Four people stepped along the slim beam of Rebecca Harman's flashlight tracing the narrow path. Thousands of miles from her hometown of New Windsor, Mrs. Harman led her group downhill to their camp. It was night at the foot of Mount Kenya, in safari country.
"Don't look now," she whispered, tapping her friend Dotty on the shoulder, "but there's a Masai warrior behind me."
The Masai, stretching 7 feet tall, held a war club in one hand, a spear in the other. A red sash was draped across his chest. He stood in the grass, watching them silently in the wild darkness.
"Don't worry," Dotty responded. The Masai had followed the group uphill, she told her friend, squatting outside the circle of their campfire while they told stories.
"He's our guard," she explained. He was part of the hotel service for the African bush, there to ensure that each traveler returned safely to the camp.
Mrs. Harman had met the Masai before -- as a child. On rainy days, her father would read "The Dark Continent" to his nine children.
"It was thrill to look at the pictures as he read," she recalls. As they grew up during the Depression, raising their food without tractors and milking machines, travel was only a dream.
She and brother Leon attended a two-room school in Feageville (Frederick County) taught by their older sister, Elizabeth, a graduate of Towson Normal School.
"The other kids thought we got preference. But if we misbehaved, the message was carried home," she remembers wryly.
She and two other sisters also became teachers.
Today she has traveled to every continent and visited 89 countries. She's brought home stacks of photographs, hour upon hour of adventure stories and an enormous collection of dolls and native crafts.
"I have a doll from every country," she says. Like a United Nations of dolls, each represents a national costume, an indigenous craft, festival, or domestic life far away.
There's the Nepalese Festival Days doll with metal foil hat shaped like rays of the sun. Colorful costumed dolls from Germany, Ireland, Scotland, Wales. The smooth black Zulu doll of South Africa holds a spear. The Korean doll in silk robe brush-lettered in gold. The Pied Piper of Hamelin dances in ceramic, luring a huge rat crafted of bread dough.
Dolls from Eastern Europe stand poised in national dress of Estonia, Lithuania, Russia, Georgia and from the national provinces of Yugoslavia now in turmoil.
Her most expensive doll was made by U.S. Indians. A "beaver man" Kachina bares teeth from its painted head as it dances in deerskin skirt, fur and shells.
Her most recent additions are two water carriers from Morocco. In multi-colored sequin spangles, the dolls hold goatskin bags, like those from which the locals still purchase water, she said.
She's saved exotic souvenirs of daily life, too. She used the elephant pick when she rode elephants in India. That's used to get the elephant's attention. It pulls on the animal's tough hide, said Mrs. Harman.
Nearby is an ostrich egg, a token from a scrambled egg breakfast in South Africa. "One egg equals 20 chicken eggs. They're a little darker in color," she said. "You must eat these things or else don't travel."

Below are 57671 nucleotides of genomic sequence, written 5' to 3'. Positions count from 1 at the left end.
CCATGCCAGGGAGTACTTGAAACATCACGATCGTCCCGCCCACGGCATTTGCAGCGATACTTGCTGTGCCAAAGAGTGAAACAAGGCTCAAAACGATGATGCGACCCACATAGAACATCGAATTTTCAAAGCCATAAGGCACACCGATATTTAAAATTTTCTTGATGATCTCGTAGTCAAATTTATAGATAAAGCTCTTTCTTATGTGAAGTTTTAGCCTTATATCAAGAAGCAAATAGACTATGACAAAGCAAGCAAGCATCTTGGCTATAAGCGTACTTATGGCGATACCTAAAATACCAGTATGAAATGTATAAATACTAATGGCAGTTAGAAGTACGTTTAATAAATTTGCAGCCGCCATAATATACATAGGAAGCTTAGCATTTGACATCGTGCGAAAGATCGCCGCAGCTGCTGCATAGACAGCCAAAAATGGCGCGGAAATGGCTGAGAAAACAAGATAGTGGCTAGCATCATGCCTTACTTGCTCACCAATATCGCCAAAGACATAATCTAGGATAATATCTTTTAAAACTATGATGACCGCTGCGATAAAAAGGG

China in 1985 required a sturdy sense of adventure. "I shall never go there again," she begins.
Food in China is not like Chinese food in America, "No, no, not one bit," she laughs. On a four-day Yangtze River boat trip, she tried "the unbaked dough with lumps of fish inside," and still quivers with distaste.
"I ate nothing but rice," she remembers. One day there were nTC pears.
For the boat trip, they were given a straw mat, a towel and a roll of toilet paper. "We held onto them like gold," she said.
When the golden-robed Buddhist monks came aboard, her tour was bumped out of rooms with wash basins and fans to below-decks -- with 12 people to a room. "I was young, and more agile," so with a friend holding a rickety chair, she said, "I could climb up to the top bunk."
Then she discovered Chinese men in the bathroom, and learned that their luggage was locked away.
"I didn't wash or change my clothes for four days," she said.
At night, Chinese "men with straw mats and teacups" slept in the narrow aisles outside their rooms. "If you stepped on a mat, they would scream at you."
Mrs. Harman began traveling as a widow after retiring from 37 years of teaching school. Her first class was 45 combined fourth- and fifth-graders in a four-room school in Sabillasville. "We taught everything, like jacks-of-all-trades and hopefully a master of a few," she laughs.
At New Windsor's school, she taught as the grades there changed from elementary to high school, junior high, and then middle school, acquiring degrees and certifications along the way. "I helped raise 1,400 children and loved them as if they were my own," she said.
Her first love was physical education, which she taught for 12 years while teaching science, too, in the cafeteria. Later she worked part-time as librarian.
When arthritis set into a knee torn by a tennis injury, "I just couldn't race from the hockey field to the library," so she taught language arts for six years before retirement.
Her first trip, in 1977, was to Oktoberfest in Munich with a tour group of 22 people from New Windsor. "It was wild, it was great," she said. It sparked a wanderlust and three or four trips each year.
Europe offers the easiest travel, she says. But her favorite countries are Australia and New Zealand.
Mrs. Harman always returns to her tidy brick house in New Windsor to resume service on the town council and on the advisory board of Carroll Community College, for which she has worked for 14 years.
But her suitcase stays packed, passport on top.